An airlift pump is a gas lift pump which is powered by compressed air. Airlifts are used in cases where light suction is needed. Examples include dredging and collection of scientific specimens.
The only energy required is provided by compressed air. This air is usually compressed by a compressor or a blower. The air is injected in the lower part of a pipe that transports a liquid. It usually bubbles into another larger diameter pipe. By buoyancy the air, which has a lower density than the liquid, rises quickly. By fluid pressure, the liquid is taken in the ascendant air flow and moves in the same direction as the air. The calculation of the volume flow of the liquid is possible thanks to the physics of two-phase flow.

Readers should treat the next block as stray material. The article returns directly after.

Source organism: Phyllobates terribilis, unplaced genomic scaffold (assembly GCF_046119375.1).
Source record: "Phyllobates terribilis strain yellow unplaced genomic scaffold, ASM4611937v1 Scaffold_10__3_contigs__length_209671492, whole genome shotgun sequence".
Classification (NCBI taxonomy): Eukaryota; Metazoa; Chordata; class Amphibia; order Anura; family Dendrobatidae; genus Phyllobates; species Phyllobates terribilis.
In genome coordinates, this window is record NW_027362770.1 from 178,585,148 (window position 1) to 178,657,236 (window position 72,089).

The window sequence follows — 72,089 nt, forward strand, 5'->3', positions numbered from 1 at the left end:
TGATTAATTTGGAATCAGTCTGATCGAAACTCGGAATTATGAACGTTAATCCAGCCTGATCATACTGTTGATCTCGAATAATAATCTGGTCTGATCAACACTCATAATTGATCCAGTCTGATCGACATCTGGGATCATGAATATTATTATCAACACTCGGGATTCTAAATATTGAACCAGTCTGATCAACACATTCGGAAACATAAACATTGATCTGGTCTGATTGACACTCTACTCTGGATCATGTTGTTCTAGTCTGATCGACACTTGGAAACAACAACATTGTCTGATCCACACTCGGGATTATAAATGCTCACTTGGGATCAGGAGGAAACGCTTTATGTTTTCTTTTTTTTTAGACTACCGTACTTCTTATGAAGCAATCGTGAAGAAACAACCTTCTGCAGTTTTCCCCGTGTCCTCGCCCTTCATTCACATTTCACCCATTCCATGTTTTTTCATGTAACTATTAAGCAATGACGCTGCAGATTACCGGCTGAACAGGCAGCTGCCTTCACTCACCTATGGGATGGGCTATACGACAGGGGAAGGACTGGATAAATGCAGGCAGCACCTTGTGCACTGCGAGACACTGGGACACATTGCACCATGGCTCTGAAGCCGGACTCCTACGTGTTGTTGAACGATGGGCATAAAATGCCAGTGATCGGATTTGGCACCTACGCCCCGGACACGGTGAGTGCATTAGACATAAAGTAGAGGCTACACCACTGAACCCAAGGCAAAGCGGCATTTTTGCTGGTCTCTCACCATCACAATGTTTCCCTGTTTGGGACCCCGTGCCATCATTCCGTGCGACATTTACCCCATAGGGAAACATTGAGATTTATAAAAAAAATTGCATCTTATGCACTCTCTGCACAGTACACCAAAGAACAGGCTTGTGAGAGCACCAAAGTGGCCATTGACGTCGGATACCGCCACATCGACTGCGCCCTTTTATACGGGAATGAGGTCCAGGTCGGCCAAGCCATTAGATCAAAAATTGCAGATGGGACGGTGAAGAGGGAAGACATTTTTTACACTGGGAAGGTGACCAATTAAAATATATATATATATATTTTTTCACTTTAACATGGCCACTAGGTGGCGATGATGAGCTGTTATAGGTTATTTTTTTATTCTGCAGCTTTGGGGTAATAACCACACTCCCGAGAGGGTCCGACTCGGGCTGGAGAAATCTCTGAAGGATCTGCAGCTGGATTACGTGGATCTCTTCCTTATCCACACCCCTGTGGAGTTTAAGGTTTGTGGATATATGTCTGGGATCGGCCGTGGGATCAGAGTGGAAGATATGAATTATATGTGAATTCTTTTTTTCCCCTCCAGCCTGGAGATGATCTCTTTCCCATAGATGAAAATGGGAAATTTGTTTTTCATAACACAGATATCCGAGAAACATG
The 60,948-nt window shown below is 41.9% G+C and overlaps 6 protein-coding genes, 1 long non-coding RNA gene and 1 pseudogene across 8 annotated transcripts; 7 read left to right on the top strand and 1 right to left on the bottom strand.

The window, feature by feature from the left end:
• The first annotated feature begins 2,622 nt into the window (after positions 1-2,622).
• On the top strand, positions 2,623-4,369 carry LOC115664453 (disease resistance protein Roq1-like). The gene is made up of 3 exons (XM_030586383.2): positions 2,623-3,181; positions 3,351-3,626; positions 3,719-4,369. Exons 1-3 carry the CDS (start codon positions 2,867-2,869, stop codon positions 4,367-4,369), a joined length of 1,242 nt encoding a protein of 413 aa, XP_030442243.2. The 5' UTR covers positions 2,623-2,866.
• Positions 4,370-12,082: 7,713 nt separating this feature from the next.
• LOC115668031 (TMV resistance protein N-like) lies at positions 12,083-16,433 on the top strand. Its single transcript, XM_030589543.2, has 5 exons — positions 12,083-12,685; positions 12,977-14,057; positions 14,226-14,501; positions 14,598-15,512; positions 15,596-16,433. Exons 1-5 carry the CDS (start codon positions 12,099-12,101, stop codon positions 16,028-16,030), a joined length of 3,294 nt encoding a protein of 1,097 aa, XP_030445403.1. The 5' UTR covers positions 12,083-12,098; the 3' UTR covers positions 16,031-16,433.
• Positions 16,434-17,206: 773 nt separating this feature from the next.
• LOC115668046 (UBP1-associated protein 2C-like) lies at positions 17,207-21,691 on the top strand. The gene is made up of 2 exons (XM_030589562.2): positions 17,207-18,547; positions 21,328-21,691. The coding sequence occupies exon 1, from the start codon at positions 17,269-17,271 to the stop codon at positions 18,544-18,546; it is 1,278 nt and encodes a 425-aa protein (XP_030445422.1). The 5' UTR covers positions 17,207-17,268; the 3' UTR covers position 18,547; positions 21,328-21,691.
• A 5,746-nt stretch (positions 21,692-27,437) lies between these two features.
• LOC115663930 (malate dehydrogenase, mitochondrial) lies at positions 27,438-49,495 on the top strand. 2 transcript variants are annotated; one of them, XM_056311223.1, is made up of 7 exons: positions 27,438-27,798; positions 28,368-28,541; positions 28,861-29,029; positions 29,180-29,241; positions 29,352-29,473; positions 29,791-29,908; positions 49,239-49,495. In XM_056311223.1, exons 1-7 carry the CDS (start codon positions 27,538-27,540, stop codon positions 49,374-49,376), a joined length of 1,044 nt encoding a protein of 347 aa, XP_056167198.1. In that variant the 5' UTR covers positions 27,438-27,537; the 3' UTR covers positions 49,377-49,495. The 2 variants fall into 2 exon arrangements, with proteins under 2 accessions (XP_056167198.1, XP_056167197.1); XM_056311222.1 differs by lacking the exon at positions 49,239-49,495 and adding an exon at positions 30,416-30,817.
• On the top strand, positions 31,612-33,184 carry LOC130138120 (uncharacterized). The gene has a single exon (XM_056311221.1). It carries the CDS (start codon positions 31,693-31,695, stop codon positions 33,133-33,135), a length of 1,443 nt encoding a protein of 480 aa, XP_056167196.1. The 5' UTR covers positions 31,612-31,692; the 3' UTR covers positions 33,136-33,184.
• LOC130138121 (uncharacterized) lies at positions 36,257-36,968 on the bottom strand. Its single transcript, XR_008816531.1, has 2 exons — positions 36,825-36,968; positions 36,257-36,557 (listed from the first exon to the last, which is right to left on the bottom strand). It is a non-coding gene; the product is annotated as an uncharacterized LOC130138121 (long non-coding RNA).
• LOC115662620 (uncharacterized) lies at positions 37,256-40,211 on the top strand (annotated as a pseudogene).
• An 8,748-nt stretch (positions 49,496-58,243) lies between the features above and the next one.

Airlift pump technology is superb due to its simple structure. However, it has the following weaknesses:
Airlift pumps are often used in deep dirty wells where sand would quickly abrade mechanical parts. (The compressor is on the surface and no mechanical parts are needed in the well). However airlift wells must be much deeper than the water table to allow for submergence. Air is generally pumped at least as deep under the water as the water is to be lifted. (If the water table is 50 ft below, the air should be pumped 100 feet deep).
It is also sometimes used in part of the process on a wastewater treatment plant if a small head is required (typically around 1 foot head).